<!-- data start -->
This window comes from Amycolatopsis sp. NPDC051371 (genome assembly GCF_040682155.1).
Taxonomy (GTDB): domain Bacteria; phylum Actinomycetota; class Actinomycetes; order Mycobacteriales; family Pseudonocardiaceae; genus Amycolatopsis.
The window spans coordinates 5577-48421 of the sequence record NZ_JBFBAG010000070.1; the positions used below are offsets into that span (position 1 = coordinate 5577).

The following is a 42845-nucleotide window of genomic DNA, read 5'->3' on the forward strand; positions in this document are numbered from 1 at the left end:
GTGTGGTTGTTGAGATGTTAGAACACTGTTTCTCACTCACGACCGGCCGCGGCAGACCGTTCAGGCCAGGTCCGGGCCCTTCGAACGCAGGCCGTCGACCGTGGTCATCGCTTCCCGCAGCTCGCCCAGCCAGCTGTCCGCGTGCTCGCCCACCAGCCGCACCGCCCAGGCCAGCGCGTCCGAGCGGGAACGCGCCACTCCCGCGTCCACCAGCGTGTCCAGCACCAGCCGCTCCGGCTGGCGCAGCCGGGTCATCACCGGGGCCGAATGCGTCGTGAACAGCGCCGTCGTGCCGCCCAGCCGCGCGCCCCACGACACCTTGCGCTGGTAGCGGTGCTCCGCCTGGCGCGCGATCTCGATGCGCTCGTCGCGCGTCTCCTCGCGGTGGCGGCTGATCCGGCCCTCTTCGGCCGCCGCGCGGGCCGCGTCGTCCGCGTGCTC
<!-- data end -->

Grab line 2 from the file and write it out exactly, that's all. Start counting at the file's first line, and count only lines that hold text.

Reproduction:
Taxonomy (GTDB): domain Bacteria; phylum Actinomycetota; class Actinomycetes; order Mycobacteriales; family Pseudonocardiaceae; genus Amycolatopsis.